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In a fire that could be seen across Sydney, the collections were almost entirely destroyed when the Palace burnt down in 1882.

In 1999, while preparing a catalogue of the Australian Museum's Torres Strait collection, Dr Stan Florek found some probable surviving objects from the Garden Palace fire. He noted that there was a similarity between the description of 18 'man' arrows that had been registered in 1910 under the heading 'Old Collection' and objects

The objects catalogued in 1836 were collected during a rescue mission sent to Torres Strait to search for survivors of the Charles Eaton, which sank there in 1834. The rescue party brought back the only two survivors of the wreck and at least 45 artefacts, including bows and arrows from Mer Island. This was one of the earliest collections of cultural material in the Australian and Papua New Guinean regions presented to the Australian Museum.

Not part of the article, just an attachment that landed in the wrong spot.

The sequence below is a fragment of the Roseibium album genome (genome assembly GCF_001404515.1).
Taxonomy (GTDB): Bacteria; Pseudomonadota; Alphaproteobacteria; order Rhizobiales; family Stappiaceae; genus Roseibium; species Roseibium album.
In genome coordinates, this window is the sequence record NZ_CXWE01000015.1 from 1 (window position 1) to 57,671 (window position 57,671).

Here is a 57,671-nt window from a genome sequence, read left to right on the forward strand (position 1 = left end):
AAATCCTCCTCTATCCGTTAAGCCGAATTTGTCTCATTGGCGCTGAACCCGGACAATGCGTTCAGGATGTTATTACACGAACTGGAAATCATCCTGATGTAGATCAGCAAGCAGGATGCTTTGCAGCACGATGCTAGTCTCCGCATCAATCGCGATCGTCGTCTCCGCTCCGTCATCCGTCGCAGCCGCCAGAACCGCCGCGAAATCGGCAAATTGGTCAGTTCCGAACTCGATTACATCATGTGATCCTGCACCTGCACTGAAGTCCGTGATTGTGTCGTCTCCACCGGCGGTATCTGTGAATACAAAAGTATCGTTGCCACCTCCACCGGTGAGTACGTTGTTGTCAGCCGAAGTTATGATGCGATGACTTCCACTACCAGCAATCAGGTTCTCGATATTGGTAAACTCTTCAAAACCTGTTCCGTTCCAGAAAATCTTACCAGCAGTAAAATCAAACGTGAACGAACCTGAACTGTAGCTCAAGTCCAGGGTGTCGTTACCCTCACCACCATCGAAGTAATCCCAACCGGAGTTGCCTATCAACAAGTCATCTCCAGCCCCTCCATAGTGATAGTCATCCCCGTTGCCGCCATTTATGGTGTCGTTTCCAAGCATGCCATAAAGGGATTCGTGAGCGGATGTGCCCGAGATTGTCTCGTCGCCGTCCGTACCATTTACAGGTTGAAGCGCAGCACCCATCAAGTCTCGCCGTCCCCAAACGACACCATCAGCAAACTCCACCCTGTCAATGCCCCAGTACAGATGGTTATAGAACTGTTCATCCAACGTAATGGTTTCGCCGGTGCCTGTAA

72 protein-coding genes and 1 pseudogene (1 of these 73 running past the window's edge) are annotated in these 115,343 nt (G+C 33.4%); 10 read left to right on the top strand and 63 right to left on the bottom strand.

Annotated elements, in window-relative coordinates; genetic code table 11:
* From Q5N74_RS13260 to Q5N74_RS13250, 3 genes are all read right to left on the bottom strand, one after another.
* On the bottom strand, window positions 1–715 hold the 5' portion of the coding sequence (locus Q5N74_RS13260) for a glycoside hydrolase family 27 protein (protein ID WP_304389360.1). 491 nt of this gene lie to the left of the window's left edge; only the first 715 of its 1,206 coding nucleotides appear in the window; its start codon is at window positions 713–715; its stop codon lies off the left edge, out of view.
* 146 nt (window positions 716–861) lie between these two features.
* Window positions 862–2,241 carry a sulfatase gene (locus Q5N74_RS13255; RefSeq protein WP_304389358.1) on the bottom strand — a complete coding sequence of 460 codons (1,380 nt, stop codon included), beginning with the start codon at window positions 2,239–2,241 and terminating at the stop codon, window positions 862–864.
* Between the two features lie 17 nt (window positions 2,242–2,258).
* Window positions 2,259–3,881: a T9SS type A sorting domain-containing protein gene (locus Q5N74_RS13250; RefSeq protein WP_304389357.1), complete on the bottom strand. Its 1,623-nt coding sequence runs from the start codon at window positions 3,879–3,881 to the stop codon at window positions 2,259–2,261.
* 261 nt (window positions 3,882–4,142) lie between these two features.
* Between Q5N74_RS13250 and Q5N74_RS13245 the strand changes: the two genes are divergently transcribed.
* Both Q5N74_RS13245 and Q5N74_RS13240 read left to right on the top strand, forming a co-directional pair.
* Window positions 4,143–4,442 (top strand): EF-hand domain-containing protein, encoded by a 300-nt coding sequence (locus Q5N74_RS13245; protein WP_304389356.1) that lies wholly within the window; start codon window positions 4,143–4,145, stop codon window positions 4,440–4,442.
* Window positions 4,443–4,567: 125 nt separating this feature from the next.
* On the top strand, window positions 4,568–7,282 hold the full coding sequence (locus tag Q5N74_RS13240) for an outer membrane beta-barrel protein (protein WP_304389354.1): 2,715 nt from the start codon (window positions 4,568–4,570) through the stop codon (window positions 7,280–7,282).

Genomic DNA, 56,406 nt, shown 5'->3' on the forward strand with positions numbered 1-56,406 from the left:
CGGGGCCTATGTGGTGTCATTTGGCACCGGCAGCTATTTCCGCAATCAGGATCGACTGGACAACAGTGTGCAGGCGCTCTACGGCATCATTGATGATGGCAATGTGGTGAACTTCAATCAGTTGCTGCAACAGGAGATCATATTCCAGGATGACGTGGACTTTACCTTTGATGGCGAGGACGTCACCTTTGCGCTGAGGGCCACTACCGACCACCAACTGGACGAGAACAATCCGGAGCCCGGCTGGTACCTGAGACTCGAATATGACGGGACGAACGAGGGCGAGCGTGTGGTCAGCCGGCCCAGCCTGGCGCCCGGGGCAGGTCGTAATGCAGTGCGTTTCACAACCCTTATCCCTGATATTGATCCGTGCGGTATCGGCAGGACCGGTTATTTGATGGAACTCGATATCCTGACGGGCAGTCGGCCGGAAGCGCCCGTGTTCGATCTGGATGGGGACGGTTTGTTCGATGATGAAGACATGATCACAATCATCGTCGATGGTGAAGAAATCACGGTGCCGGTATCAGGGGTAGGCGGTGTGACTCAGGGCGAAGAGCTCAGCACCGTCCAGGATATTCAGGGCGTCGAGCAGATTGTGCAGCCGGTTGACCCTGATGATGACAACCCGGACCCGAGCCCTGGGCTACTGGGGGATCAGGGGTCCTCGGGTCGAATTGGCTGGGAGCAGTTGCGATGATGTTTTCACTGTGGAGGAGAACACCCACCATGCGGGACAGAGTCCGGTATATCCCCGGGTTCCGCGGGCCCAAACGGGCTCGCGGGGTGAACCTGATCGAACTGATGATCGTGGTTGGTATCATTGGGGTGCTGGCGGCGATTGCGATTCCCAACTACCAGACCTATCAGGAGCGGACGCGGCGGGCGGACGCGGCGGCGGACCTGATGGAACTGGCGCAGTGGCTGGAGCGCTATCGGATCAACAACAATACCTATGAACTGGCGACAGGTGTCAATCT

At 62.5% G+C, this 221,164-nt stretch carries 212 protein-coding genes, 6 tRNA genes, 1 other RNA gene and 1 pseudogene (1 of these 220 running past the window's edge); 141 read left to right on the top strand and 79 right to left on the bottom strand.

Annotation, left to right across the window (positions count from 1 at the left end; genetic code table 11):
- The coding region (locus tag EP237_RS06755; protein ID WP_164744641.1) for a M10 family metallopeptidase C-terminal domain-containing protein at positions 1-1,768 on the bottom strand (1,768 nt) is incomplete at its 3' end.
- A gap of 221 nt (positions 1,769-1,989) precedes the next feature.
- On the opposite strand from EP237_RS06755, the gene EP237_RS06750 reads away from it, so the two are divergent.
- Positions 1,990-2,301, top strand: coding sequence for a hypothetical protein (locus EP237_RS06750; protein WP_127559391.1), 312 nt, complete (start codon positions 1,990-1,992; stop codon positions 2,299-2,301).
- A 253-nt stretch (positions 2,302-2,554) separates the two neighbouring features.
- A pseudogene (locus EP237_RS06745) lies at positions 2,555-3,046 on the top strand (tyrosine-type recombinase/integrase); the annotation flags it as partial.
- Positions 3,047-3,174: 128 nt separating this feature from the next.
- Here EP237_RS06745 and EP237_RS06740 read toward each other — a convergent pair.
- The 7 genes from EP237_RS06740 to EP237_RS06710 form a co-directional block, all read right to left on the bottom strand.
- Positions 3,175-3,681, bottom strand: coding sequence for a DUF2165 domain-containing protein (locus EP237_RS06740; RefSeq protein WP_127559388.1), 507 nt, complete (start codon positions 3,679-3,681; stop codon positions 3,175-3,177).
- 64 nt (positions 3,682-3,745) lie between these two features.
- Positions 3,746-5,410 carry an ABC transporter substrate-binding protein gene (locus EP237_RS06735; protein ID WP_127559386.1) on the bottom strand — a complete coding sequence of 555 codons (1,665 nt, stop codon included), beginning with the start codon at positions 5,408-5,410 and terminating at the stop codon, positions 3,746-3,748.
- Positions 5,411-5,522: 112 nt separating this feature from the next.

As there is no other documented acquisition of 'man' arrows from Torres Strait in the collections after 1836, it is likely that these arrows are almost certainly the survivors of the 1836 rescue mission - and the Garden Palace fire.

These arrows are often called 'man arrows' on account of the human form incorporated in their design. They were probably made on the Papua New Guinea mainland and traded to the Torres Strait Islanders. The Australian Museum has a wooden human figure in the same style, collected in 1884 from the Mai Kussa River, Papua New Guinea.

Carved wooden arrows from the island of Mer in the Torres Straits

Dr Stan Florek with the arrows

Image: Stuart Humphreys
© Australian Museum